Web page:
IP cameras use a standard ethernet cable and network infrastructure to connect to the recording device. This allows for greatly improved bandwidth for the cameras – allowing for extremely high-definition images to be captured and stored. Systems can be standalone or fully integrated into the corporate IT network – either way, your CCTV cameras will be available from any authorised device within the network and beyond if you choose. IP cameras are what you would install if you had the option and funds.
Both turbo and IP cameras come in a number of forms and can be rated for indoor or outdoor use. Choosing the right camera and bracket can make all the difference.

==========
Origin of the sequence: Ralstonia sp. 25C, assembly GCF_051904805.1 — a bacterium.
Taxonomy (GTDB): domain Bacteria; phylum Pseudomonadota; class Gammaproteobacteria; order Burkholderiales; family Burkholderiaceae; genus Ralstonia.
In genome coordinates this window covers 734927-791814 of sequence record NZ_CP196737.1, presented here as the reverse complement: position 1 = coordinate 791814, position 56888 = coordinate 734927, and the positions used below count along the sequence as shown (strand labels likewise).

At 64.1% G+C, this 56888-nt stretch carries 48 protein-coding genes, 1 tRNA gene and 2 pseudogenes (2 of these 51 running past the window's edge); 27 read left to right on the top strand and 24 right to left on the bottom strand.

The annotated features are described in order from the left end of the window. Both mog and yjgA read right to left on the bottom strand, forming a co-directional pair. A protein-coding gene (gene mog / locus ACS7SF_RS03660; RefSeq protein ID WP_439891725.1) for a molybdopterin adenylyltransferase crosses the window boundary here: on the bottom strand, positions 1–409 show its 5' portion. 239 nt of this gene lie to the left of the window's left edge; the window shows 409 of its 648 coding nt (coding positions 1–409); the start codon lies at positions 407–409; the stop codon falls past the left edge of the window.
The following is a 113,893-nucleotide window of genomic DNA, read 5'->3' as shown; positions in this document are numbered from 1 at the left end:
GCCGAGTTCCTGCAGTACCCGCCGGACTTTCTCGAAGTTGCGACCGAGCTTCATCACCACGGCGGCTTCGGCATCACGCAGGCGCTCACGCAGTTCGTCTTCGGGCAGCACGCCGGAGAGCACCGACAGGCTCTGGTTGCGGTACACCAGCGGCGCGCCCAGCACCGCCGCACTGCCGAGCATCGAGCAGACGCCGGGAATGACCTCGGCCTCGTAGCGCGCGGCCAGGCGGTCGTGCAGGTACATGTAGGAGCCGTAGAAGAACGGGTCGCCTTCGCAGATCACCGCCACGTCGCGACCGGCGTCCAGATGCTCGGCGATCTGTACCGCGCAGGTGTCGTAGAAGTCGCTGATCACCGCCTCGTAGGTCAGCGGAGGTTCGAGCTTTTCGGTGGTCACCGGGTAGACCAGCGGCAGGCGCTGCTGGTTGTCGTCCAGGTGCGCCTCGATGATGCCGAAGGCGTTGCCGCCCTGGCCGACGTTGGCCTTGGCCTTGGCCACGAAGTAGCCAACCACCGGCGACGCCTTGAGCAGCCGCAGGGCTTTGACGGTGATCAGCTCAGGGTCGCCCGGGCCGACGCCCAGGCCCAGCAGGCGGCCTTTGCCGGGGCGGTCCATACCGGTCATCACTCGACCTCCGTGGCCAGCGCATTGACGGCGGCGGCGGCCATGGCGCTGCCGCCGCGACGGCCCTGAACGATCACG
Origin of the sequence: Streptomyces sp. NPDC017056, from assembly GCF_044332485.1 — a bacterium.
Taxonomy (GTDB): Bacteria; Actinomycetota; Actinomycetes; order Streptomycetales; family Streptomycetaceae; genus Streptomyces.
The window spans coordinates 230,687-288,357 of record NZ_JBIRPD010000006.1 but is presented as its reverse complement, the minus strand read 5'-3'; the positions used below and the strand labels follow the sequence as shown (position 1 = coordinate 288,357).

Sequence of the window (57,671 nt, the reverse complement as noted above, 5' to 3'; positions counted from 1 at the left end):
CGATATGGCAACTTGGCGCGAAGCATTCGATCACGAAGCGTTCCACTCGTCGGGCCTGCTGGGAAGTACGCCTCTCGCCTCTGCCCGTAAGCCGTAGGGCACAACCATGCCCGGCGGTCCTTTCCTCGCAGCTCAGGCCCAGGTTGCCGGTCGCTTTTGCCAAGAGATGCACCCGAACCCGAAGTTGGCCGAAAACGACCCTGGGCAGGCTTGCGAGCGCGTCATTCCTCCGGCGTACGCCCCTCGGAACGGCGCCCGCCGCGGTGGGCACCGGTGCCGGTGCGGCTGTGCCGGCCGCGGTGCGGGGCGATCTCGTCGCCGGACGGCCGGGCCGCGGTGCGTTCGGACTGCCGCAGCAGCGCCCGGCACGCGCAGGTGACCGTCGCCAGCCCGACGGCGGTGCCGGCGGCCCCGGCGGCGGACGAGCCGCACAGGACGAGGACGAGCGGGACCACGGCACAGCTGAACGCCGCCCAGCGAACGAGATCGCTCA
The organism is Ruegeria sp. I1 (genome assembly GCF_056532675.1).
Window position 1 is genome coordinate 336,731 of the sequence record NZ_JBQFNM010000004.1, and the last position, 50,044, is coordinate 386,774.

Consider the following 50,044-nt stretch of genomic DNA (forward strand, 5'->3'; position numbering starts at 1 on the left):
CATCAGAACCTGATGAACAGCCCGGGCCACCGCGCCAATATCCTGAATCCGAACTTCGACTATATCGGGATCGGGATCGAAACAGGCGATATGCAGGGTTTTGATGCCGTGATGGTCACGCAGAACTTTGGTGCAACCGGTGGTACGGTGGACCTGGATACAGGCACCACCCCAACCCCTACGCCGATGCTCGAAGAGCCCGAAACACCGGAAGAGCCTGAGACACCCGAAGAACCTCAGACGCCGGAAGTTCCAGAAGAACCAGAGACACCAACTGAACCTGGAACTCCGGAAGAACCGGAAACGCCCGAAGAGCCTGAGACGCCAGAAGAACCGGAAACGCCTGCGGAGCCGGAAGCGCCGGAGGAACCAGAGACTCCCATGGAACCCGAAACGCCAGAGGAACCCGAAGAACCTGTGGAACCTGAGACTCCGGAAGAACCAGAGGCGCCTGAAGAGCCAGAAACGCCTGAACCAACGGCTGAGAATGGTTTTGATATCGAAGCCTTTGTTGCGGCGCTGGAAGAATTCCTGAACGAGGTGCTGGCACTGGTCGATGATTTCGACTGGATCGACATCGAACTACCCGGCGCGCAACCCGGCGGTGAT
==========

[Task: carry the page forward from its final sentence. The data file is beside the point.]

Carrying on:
The most common types of cameras are dome, turret, bullet, and PTZ. There are a couple of other types of cameras that I will detail later.
Dome cameras are one of the most common types of cameras installed. As the name suggests dome cameras have a clear dome or bubble with a camera in. These cameras are generally fixed. This means that when the engineer installs the camera they fix the camera in a particular direction and this cannot be changed remotely – an engineer would need to physically visit the site and make an adjustment at the camera end. These are the type of cameras you would use to monitor a fixed location – an entrance to a building for example.
Typical dome cameras
Turret cameras are becoming very popular and are similar in design and function to a dome camera. The turret design allows for more and better lighting options. For fixed camera solutions, these are the camera of choice for most applications.
Typical turret camera